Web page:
The calendar reminds me it’s time for school pictures this week. I take a deep breath because our family has a bit of a history here. With technology’s advances, photos are as ubiquitous as sunlight or, say, leggings on a college girl. Selfie actually became a real word a couple of years ago in the Oxford English Dictionary. But it wasn’t always so.
When I was in grade school, unless a parent or teacher had a camera in hand, with actual film in it that required developing and processing, we didn’t get many pictures of ourselves, and certainly not ones we could see immediately. School picture day was a big event. We dressed nicely, combed our hair, and tried to smile sweetly.
It would take weeks before our pictures came back, and when they did, it was as exciting as receiving a yearbook in high school. Everyone compared head shots. We carefully snipped the sheets of the 3×2 wallets and exchanged them with each other like baseball trading cards, writing a small note on the back of each one: “To a Good Friend, Stay fun!”
Some of my childhood friends moved to different cities and the last memory I have of them is their wallet-sized school picture, frozen in 4th grade forever. Inevitably, every school year couldn’t be as cute as that one with the toothless grin in first grade. In fourth grade, I conveniently broke out with a case of cold sores–all over my face. Also, that was the day I wore the flattering bright yellow sundress my mother made me. All my friends who moved away that year have that lovely image to remind them, forever, of me.
Then there was 7th grade, everyone’s most graceful and poised year of life. Until then, I had fine, straight hair that hung limply around my face. After months of begging my mom for a perm, I got one alright. My rounded Afro frizzed around my head like an electricity experiment gone wrong. Oh, and that was the year I got braces. Mercifully, I thought to remove the humiliating headgear I had to wear with them before the picture was snapped. Headgear apparently was a leftover of torture from the Middle Ages: a metal bar that wrapped around your face, attached to your back teeth, and harnessed around the back of your neck by a velcro strap. And, again with the mustard yellow color. It wasn’t until the late 80’s that the Color Me Beautiful concept came around and I learned that yellow was not, and never would be, my color. It made me look as if I were just getting over a nasty stomach bug. Seventh grade was not my finest moment.
My husband had a classic school picture, too. His was captured in 3rd grade, when he apparently was having a bit of a bad hair day. There’s a note in his childhood scrapbook, written by his mom, that reads, “didn’t think to tell mom we were having pictures made.” That might explain the Lassie shirt and his seemingly stunned expression.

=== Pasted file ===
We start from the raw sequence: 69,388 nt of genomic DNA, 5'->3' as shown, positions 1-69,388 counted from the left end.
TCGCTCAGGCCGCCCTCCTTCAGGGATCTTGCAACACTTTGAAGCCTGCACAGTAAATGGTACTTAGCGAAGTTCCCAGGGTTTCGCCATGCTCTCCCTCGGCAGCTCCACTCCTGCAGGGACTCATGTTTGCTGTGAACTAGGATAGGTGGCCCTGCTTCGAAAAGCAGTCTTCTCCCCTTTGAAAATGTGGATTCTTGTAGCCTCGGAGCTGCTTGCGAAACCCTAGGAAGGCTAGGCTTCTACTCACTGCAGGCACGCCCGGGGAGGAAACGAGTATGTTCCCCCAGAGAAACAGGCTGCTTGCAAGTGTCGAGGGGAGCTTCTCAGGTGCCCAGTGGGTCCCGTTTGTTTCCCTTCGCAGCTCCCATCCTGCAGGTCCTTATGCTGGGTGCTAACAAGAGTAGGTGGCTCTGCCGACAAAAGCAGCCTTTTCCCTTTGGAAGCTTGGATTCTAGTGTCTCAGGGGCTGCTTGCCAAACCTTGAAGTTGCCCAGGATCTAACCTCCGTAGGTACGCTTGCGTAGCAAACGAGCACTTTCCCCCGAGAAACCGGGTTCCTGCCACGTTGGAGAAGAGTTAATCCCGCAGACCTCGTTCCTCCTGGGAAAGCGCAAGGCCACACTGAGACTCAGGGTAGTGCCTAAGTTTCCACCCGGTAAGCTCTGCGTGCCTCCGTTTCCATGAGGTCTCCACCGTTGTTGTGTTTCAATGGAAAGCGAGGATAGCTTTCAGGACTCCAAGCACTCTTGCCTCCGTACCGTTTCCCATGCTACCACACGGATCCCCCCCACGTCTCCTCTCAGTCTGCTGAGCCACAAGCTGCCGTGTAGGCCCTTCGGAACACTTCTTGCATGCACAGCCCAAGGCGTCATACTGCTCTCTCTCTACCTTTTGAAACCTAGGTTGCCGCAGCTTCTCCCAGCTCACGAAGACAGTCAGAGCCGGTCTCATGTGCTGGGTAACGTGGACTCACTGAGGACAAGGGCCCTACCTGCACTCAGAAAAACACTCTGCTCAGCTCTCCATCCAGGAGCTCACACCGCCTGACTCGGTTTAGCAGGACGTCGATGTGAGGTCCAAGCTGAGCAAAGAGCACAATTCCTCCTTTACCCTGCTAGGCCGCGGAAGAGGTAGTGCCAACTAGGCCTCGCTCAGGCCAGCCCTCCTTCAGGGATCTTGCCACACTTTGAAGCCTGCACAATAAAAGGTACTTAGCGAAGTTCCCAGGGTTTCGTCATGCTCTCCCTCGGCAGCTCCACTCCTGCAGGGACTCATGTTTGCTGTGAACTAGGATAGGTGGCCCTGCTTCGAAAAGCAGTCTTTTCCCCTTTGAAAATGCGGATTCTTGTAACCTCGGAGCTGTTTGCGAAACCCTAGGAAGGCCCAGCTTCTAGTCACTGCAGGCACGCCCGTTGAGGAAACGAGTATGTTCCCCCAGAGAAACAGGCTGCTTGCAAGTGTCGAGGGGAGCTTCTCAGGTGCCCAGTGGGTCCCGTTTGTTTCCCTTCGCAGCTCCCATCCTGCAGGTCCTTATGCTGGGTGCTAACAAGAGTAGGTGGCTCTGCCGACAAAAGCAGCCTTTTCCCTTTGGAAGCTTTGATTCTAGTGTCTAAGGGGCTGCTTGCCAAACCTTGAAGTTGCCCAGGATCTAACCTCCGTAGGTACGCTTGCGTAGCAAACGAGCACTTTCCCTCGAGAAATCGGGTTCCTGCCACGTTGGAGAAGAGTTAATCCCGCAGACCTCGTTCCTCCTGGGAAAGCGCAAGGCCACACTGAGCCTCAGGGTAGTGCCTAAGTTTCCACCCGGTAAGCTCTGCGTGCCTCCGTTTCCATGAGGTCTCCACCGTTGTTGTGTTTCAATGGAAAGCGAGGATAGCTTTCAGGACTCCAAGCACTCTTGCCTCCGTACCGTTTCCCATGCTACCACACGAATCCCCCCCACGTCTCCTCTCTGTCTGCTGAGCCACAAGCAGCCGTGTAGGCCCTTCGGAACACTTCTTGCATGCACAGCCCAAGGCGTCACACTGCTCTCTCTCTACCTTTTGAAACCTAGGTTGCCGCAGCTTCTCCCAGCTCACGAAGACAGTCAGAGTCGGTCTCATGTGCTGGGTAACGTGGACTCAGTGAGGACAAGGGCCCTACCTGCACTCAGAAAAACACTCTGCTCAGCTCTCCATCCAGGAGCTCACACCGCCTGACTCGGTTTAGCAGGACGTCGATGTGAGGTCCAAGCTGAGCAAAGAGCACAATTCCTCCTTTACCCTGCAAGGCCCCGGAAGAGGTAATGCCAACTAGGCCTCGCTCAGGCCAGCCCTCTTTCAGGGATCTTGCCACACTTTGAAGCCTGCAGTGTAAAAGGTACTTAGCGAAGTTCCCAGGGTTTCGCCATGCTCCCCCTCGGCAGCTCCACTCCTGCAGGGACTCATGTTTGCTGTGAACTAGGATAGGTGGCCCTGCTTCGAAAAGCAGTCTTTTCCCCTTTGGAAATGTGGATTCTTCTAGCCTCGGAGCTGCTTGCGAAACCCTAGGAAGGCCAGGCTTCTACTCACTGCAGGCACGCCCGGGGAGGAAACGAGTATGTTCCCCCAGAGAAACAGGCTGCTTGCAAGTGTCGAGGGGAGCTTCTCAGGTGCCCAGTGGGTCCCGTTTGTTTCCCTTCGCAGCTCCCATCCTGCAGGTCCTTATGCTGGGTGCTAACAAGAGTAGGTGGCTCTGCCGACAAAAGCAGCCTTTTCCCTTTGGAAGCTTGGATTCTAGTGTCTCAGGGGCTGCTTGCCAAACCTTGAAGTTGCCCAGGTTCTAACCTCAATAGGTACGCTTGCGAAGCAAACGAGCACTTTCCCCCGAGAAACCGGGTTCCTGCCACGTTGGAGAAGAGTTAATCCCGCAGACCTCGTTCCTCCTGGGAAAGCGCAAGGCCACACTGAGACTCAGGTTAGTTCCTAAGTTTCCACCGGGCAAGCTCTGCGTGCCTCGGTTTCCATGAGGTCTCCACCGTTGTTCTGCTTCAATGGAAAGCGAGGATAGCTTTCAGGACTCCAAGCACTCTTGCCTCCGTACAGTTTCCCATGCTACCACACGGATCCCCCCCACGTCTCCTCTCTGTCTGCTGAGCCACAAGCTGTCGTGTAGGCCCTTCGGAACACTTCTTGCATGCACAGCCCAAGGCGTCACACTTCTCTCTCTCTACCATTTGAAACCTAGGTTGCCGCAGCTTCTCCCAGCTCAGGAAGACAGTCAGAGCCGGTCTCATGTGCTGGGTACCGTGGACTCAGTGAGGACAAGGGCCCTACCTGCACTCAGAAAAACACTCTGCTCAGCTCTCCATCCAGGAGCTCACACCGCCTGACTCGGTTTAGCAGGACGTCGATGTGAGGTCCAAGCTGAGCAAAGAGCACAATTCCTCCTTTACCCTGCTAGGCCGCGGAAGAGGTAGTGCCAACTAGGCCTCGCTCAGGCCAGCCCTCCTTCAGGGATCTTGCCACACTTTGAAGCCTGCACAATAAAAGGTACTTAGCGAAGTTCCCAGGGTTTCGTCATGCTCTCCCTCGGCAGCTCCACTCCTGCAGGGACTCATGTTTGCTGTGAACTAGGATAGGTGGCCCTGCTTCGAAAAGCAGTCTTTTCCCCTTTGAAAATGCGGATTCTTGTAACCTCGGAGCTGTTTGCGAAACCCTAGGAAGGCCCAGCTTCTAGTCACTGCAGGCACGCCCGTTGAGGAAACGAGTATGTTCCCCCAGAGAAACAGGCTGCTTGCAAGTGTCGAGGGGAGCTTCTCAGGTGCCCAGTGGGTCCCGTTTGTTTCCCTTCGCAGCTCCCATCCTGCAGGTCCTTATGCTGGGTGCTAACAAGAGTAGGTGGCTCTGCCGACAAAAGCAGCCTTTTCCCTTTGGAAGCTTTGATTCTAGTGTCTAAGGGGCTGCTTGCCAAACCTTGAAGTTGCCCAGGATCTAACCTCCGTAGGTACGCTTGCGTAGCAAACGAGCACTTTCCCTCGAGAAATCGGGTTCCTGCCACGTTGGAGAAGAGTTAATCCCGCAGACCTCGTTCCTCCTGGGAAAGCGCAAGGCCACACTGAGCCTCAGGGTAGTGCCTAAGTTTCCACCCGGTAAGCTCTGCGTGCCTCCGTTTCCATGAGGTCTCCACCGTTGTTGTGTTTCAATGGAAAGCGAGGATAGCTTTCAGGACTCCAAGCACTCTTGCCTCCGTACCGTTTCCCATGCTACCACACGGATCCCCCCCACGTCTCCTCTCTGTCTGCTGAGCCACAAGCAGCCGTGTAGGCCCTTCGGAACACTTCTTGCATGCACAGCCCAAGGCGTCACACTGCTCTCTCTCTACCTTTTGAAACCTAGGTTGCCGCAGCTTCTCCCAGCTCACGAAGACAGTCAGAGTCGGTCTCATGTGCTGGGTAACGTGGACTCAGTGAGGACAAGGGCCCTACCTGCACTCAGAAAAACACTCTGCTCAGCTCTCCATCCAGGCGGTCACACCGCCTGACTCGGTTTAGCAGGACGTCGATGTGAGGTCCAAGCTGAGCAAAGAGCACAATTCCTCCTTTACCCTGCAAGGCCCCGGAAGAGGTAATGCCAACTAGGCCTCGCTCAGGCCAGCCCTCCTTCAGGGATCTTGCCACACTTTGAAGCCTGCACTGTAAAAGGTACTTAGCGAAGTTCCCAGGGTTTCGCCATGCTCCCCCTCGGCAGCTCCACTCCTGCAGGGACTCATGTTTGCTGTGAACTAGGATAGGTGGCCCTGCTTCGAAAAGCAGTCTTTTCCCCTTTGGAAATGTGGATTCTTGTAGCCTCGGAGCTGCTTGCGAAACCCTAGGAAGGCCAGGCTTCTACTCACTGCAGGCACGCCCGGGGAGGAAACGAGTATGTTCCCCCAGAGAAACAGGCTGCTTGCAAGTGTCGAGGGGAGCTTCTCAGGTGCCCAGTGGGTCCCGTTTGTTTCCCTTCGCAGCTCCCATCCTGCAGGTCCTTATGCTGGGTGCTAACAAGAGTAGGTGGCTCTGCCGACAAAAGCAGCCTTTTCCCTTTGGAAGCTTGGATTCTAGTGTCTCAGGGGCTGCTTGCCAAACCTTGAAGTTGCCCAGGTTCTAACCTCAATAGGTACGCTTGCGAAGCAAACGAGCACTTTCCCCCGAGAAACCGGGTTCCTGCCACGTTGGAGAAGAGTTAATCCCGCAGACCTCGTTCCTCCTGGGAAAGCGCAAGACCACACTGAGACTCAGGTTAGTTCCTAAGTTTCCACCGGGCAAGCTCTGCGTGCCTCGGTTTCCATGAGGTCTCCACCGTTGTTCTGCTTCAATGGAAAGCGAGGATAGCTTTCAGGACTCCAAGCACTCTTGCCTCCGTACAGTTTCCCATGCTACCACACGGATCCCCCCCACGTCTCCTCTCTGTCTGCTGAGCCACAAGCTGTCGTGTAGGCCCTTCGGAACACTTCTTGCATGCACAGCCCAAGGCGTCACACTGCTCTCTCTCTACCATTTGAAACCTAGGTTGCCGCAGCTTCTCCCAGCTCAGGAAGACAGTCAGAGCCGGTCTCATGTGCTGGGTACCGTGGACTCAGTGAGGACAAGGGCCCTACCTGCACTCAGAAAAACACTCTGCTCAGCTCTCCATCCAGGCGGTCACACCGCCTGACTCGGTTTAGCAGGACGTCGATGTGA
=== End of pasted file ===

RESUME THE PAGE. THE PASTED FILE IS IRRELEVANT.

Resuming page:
With our sad history of school pictures, I was determined to shepherd my children through the pitfalls of forever having such images represent themselves. When my daughter turned 11, she deemed the day her long-awaited “Golden Birthday.” No idea where she came up with this, but apparently turning 11 on the 11th is somehow your life’s one magical date. (I guess I missed the significance when I turned 14 on the 14th; no magic for me.) Turns out, her magic day fell on picture day. Imagine my surprise when the pictures finally came back and I realized she’d chosen to immortalize the moment forever by way of a tiara. Future students leafing through the old school yearbooks will not be aware of her reasons and will just imagine she was 6th grade royalty. Perhaps this was her plan all along. Why didn’t I think of that in 7th grade? Then again, the tiara would have been swallowed by my giant hair.
Sadly, my son’s Golden Birthday will not come until he turns 26, long after the school picture opportunity has passed. He has never taken picture day seriously. It has always been a barrage of reminders to please comb your hair and try a decent smile. In fifth grade, it wasn’t just his own self portrait that he decided to flub. He managed to wait for just the right moment in the class picture to be a goof. Yep, that’s him in the blue shirt looking like Bill the Cat from the Bloom County cartoon. The other parents, when they received this little gem, may have been startled by what appeared to be the child choking in the back row.
I was thinking the other day that, now that homeschooling is on the rise, many students will be able to escape the ignominy of school pictures. And with all the digital technology available, at the very least, they could photo-shop out the weird kid in the back row of a group shot.
Despite the embarrassment at the time, I kind of like having the old school pictures available. I can show my kids that I wasn’t always the specimen of beauty and coolness that they envy today. Everyone is weird. Everyone has been humbled, hated the way they looked, did something dumb, had a period of awkwardness. It’s a universal path that all of us must walk. The edited, filtered, photo-shopped selfies of today are just an illusion. I love Colbie Callait’s song “Try” because she says it’s okay to be real, genuine, messy, and likable anyway.
That’s why, towards the end of my kids’ school years, my favorite pictures have turned out to be the ones where their silliness and fun outweigh their outfits or hair or smiles. It’s why, when I pulled out my 7th grade picture and warned my son to shield his eyes and not look at it directly, we both shared a laugh at just how awful it was. We’re just keepin’ it real, people.